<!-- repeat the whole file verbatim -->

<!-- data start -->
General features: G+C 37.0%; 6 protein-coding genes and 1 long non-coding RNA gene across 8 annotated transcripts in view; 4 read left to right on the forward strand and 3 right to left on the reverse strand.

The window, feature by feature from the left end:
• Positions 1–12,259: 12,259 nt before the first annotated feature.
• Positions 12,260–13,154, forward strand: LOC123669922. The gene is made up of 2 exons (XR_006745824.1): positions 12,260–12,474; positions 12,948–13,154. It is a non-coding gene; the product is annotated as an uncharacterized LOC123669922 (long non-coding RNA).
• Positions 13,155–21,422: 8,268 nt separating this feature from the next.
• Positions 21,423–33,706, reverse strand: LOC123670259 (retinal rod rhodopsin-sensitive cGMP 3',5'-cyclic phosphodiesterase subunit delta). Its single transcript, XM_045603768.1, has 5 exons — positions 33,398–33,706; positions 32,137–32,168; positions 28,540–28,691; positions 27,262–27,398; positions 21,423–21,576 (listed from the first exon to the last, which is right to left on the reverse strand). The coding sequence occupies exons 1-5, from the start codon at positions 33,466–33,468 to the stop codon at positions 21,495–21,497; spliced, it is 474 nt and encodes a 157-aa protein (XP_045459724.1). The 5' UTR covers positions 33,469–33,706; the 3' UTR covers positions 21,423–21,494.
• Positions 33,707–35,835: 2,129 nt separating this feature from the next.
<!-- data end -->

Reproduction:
General features: G+C 37.0%; 6 protein-coding genes and 1 long non-coding RNA gene across 8 annotated transcripts in view; 4 read left to right on the forward strand and 3 right to left on the reverse strand.

The window, feature by feature from the left end:
• Positions 1–12,259: 12,259 nt before the first annotated feature.
• Positions 12,260–13,154, forward strand: LOC123669922. The gene is made up of 2 exons (XR_006745824.1): positions 12,260–12,474; positions 12,948–13,154. It is a non-coding gene; the product is annotated as an uncharacterized LOC123669922 (long non-coding RNA).
• Positions 13,155–21,422: 8,268 nt separating this feature from the next.
• Positions 21,423–33,706, reverse strand: LOC123670259 (retinal rod rhodopsin-sensitive cGMP 3',5'-cyclic phosphodiesterase subunit delta). Its single transcript, XM_045603768.1, has 5 exons — positions 33,398–33,706; positions 32,137–32,168; positions 28,540–28,691; positions 27,262–27,398; positions 21,423–21,576 (listed from the first exon to the last, which is right to left on the reverse strand). The coding sequence occupies exons 1-5, from the start codon at positions 33,466–33,468 to the stop codon at positions 21,495–21,497; spliced, it is 474 nt and encodes a 157-aa protein (XP_045459724.1). The 5' UTR covers positions 33,469–33,706; the 3' UTR covers positions 21,423–21,494.
• Positions 33,707–35,835: 2,129 nt separating this feature from the next.